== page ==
If detractors paint Biden as hiding, supporters see the school swot who skips parties to stay in the library, working harder than everyone and getting better results. Certainly Biden came into office knowing that he’d rise and fall on ending the coronavirus nightmare and putting the economy back on its feet. And he appears to have stuck to his plan. “That’s where his time, energy, his focus has been,” Psaki said. “I think the American people would certainly understand.” With the passage of the COVID relief bill this week, the stealth president will start appearing rather more on the public’s radar.
Today will feature his first primetime television address, marking the anniversary of the start to the COVID-19 crisis in the United States, where more than half a million people have died – a world record. The press conference will take place by the end of the month, Psaki says, noting that he has taken questions from journalists in dozens of smaller, more hurried settings. The address to Congress and trips out of Washington are also being discussed, she says. Why come out from under cover?
In revealing comments, Biden recently recalled his work with Barack Obama crafting a rescue package to counter the Great Recession of 2008. They had “literally saved America from a depression,” he said, but squandered the political momentum, then took a pounding in the 2010 midterm congressional elections.
“We didn’t adequately explain what we had done. Barack was so modest, he didn’t want to take, as he said, a ‘victory lap,'” Biden said. “I kept saying, ‘Tell people what we did.'” With an experienced eye on his Democrats keeping their slim congressional majority in the 2022 midterms, Biden doesn’t want to make that same mistake twice. – AFP
TEHRAN: The “resistance axis” of Tehran and its regional allies may have been behind an explosion that hit an Israeli-owned “spy” vessel four days ago, an ultraconservative Iranian newspaper said yesterday. The MV Helios Ray, a vehicle carrier, was travelling from the Saudi port of Dammam to Singapore when the blast occurred on Thursday, according to the London-based Dryad Global maritime security group.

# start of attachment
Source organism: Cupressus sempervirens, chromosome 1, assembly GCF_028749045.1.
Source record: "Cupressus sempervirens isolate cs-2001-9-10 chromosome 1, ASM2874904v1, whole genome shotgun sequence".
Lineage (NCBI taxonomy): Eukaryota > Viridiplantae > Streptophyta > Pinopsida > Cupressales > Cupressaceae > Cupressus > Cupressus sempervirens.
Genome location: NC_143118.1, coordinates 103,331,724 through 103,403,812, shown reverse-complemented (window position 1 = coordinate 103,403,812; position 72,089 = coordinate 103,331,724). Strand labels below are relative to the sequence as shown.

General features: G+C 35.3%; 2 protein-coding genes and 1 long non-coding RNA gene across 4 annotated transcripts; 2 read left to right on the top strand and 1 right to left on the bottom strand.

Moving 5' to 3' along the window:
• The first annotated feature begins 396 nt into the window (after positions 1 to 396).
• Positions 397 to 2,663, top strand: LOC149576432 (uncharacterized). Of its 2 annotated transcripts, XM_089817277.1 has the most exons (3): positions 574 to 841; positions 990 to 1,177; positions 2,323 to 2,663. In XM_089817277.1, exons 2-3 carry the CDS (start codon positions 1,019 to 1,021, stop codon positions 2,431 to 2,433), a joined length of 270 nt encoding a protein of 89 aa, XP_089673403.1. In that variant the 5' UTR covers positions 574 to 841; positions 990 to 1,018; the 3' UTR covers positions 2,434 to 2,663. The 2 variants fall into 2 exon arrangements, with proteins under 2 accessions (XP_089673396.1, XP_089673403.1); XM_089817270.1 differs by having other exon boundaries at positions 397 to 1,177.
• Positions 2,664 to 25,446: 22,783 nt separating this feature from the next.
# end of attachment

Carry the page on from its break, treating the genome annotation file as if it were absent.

Citing unnamed “military experts”, Kayhan, Iran’s leading ultraconservative daily, wrote in a front-page report that “the targeted ship in the Gulf of Oman is a military ship belonging to the Israeli army”. It was “gathering information about the (Arabian) Gulf and the Sea of Oman” when it was targeted, the newspaper said. “This spy ship, although it was sailing secretly, may have fallen into the ambush of one of the branches of the resistance axis,” it added, without offering further details.
The term “resistance axis” usually refers to the Islamic republic and its allied forces in the region. Israel’s defense minister Benny Gantz said on Saturday that the Jewish state’s “initial assessment” is that Iran is responsible for the explosion aboard the vessel. “This… takes into account the proximity (with Iran) and the context” in which the blast occurred, he added. “This is what I believe.”
Rami Ungar, an Israeli businessman who owns the Helios Ray, told Israeli state television Kan on Friday that the explosion caused “two holes about a meter and a half in diameter”. It was “not yet clear” if the damage was caused by missiles or mines attached to the ship, Ungar added. He said that the explosion did not cause any casualties among the crew or damage to the engine.
Israel has long accused arch-foe Iran of trying to acquire nuclear weapons, a charge always denied by Tehran. Iran blamed the Nov 27 assassination outside Tehran of its top nuclear scientist Mohsen Fakhrizadeh on the Jewish state. “The Zionist regime’s attacks and crimes in the region, which have been going on publicly for some time, seem to have finally made it a legitimate target,” Kayhan said.